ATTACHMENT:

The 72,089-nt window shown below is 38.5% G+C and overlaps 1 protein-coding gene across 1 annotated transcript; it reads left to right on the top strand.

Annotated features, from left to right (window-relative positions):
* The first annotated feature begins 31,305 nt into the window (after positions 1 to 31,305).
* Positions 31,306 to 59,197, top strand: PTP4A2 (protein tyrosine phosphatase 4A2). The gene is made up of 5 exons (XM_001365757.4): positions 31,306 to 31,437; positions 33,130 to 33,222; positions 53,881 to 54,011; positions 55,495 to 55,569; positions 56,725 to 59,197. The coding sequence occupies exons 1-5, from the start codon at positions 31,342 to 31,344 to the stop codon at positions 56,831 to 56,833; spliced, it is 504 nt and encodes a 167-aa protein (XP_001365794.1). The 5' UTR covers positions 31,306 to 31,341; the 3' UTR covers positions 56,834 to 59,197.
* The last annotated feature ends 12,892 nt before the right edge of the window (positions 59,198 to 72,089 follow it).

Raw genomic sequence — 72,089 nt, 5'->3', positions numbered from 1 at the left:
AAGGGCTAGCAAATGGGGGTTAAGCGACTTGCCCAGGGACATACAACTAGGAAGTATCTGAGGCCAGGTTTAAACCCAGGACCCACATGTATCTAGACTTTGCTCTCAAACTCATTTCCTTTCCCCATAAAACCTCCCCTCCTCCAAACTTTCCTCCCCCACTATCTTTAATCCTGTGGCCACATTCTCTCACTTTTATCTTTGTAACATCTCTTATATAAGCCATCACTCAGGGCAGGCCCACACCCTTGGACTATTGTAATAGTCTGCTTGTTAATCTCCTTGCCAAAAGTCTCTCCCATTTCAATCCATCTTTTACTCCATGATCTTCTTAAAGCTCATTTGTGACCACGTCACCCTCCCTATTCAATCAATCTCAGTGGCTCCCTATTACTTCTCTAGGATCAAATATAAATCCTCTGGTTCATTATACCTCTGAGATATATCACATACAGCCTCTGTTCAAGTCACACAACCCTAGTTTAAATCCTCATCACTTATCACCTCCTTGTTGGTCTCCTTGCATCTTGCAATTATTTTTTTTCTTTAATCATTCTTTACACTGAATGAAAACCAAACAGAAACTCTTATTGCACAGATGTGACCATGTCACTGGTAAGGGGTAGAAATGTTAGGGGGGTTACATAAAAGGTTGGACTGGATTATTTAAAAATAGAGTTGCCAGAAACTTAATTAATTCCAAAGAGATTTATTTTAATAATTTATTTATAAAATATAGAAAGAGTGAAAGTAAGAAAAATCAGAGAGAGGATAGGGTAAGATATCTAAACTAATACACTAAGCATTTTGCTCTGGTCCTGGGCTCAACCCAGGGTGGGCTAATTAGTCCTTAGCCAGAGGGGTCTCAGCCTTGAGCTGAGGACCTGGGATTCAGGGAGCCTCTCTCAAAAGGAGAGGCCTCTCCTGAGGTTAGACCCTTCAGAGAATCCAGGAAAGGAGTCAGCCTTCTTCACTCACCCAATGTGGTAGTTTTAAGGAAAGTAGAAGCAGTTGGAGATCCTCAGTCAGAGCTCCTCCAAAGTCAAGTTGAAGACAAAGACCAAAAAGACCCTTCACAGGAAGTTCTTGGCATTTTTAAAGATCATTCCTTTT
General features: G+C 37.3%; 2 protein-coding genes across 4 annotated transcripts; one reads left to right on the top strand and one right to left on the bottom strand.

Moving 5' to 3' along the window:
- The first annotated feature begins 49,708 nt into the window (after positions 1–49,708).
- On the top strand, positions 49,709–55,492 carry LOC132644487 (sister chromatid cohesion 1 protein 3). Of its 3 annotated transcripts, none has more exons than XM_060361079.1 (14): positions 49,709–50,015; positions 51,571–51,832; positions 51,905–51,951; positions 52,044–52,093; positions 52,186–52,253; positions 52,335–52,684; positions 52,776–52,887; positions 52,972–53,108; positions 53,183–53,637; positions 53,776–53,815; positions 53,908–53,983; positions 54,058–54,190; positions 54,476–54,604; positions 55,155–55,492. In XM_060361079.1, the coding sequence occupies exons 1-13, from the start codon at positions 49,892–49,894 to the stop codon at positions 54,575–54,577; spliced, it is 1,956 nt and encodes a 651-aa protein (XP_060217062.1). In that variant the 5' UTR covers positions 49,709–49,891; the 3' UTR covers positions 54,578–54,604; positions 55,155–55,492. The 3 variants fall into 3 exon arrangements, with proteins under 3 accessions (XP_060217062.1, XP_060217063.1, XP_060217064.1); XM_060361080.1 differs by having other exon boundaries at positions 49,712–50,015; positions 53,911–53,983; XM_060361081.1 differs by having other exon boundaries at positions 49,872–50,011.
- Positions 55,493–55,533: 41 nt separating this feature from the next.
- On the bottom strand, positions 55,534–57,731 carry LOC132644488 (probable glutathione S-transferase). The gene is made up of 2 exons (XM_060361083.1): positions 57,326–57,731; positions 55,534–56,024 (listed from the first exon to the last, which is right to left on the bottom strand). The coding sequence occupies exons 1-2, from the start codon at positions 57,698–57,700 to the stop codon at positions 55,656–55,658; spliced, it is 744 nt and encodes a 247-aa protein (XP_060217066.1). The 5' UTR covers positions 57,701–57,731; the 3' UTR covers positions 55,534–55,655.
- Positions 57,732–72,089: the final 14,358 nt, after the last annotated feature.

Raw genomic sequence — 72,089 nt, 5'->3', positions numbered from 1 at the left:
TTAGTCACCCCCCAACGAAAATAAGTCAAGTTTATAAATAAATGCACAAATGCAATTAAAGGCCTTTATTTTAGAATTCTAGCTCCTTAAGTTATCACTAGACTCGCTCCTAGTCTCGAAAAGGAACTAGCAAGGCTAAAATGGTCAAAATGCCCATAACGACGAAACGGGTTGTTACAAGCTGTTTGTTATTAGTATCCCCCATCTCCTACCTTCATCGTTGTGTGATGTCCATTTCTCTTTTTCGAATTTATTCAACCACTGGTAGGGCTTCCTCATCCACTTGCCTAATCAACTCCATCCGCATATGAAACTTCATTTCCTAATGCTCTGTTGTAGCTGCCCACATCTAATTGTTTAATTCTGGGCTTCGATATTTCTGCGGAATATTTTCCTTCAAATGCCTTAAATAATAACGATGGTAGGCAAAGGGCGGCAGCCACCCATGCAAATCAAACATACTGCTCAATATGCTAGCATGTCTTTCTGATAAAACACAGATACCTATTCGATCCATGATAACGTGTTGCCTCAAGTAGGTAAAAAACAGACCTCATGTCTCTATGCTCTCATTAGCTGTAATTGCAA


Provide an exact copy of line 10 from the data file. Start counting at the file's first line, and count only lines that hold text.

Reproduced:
- The first annotated feature begins 49,708 nt into the window (after positions 1–49,708).